by Paul Celan
The speakers of this poem are Jewish prisoners. They describe drinking "black milk," a symbol for the un-nourishing life of a concentration camps. They drink this toxic brew all day long. They also dig mass graves under the orders of one of the Nazi guards.
The guard lives in a house and thinks about classic German literature a lot. He has a thing for Marguerite, the innocent blond-haired heroine of Goethe's Faust. He also beats the Jewish prisoners and makes some of them play music while the others work: the "Deathfugue" or "Death Tango."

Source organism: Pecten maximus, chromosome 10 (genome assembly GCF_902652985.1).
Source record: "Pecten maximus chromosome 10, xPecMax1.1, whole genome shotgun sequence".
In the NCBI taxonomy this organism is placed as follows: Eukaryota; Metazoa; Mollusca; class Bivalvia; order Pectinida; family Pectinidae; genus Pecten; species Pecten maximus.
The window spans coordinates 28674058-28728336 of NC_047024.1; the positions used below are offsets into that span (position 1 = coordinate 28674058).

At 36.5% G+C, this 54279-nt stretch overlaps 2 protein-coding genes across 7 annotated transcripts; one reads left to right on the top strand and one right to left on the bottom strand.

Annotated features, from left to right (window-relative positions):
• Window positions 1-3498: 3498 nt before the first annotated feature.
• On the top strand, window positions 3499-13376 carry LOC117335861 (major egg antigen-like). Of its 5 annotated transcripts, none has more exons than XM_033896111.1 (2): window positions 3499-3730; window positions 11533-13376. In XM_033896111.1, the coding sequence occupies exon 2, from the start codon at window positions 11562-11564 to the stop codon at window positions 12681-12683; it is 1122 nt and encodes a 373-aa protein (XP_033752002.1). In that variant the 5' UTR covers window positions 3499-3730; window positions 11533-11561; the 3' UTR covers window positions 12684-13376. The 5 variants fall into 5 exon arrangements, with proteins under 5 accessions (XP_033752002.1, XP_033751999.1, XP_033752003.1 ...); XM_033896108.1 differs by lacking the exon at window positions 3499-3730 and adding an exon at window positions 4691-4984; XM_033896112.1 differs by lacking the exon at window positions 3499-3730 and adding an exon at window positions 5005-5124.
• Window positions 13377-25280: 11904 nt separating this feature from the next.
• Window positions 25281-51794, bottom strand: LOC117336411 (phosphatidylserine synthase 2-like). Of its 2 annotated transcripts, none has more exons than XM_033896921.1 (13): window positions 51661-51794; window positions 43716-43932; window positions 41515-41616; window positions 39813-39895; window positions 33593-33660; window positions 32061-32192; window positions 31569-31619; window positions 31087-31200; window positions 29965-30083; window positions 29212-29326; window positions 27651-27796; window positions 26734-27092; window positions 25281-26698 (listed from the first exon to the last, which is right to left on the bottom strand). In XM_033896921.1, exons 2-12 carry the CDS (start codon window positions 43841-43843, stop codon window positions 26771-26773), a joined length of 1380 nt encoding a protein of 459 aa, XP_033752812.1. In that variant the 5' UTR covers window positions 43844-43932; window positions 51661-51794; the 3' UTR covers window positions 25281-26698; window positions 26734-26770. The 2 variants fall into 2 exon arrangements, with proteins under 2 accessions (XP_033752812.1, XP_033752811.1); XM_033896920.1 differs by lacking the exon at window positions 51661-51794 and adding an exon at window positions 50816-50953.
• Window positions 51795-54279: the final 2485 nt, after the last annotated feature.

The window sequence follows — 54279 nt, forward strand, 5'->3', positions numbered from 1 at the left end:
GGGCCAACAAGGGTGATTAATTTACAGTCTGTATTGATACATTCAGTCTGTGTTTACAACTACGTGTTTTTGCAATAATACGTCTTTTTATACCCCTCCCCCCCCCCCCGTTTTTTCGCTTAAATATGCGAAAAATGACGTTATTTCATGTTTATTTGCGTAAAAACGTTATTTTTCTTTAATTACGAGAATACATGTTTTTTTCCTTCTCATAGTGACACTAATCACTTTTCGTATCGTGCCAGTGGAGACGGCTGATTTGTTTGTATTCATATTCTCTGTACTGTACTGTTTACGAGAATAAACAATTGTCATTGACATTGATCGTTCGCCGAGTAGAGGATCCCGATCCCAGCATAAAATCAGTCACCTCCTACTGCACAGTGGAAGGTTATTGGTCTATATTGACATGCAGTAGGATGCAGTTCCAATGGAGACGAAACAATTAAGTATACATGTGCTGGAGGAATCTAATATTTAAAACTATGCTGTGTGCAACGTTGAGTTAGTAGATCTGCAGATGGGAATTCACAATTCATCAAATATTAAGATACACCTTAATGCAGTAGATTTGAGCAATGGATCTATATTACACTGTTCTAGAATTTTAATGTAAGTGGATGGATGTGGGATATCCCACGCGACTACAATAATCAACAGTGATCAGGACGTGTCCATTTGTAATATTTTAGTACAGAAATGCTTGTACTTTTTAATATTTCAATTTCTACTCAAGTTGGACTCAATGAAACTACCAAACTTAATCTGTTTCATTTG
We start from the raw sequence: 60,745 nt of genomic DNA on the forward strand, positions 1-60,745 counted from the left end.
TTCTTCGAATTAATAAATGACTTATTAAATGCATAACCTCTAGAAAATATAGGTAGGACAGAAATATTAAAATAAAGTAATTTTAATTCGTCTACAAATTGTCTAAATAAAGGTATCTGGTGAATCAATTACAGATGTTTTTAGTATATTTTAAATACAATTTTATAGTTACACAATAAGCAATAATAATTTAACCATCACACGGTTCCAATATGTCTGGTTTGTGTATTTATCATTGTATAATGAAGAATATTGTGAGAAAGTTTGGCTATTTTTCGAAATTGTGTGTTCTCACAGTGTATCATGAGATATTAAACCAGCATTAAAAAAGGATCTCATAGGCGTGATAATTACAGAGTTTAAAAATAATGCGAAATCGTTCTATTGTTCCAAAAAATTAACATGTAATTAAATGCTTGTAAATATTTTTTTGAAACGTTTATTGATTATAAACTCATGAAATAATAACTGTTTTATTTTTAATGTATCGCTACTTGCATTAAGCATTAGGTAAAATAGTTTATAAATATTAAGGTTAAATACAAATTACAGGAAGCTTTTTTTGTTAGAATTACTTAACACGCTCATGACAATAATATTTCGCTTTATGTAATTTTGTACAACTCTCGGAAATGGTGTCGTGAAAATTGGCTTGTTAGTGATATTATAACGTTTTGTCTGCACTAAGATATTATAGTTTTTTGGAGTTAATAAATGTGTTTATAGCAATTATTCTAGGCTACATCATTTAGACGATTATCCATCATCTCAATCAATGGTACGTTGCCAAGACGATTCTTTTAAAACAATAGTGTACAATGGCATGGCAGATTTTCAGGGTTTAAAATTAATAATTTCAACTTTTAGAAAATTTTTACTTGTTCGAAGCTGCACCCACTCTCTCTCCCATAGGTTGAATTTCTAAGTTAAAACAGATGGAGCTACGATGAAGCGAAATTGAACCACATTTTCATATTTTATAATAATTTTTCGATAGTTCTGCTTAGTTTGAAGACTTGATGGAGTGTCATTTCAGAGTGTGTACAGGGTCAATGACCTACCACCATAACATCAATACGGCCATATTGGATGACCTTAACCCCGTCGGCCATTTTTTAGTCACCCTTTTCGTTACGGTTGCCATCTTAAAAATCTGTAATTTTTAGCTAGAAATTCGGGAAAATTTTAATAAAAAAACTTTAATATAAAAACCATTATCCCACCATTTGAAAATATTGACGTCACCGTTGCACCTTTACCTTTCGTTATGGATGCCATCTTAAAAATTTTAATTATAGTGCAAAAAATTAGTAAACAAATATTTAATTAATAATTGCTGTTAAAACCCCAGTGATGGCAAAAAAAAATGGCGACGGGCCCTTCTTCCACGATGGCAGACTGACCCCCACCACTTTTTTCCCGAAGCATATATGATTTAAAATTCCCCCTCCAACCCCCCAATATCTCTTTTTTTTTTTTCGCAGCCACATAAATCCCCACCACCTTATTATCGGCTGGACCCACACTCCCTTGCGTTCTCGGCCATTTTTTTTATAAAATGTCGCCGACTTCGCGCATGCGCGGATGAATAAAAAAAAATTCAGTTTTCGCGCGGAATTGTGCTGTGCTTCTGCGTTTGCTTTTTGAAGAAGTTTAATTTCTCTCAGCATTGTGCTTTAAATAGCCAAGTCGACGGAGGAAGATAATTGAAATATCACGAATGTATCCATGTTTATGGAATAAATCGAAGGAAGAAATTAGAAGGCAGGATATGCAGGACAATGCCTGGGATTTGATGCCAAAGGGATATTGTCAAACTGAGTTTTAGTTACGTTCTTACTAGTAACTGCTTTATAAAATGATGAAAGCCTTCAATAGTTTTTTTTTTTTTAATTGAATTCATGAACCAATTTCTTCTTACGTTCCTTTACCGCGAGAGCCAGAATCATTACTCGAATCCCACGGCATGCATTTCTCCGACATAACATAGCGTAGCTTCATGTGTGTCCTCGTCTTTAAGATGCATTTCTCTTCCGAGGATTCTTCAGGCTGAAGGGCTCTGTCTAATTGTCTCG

The poem begins repeating itself – this is the "fugue" form. Each stanza sounds faster and more disorienting. Marguerite is compared with Shulamith, a symbol for a Jewish feminine ideal. References to death and the Nazi crematoriums add a sense of menace. The speaker claims that "Death is a master from Germany."
The guard executes some of the prisoners with gunfire and turns his vicious dogs on others. The poem ends with a repetition of three mysterious phrases that explore the fractured identity of the German and Jewish cultures.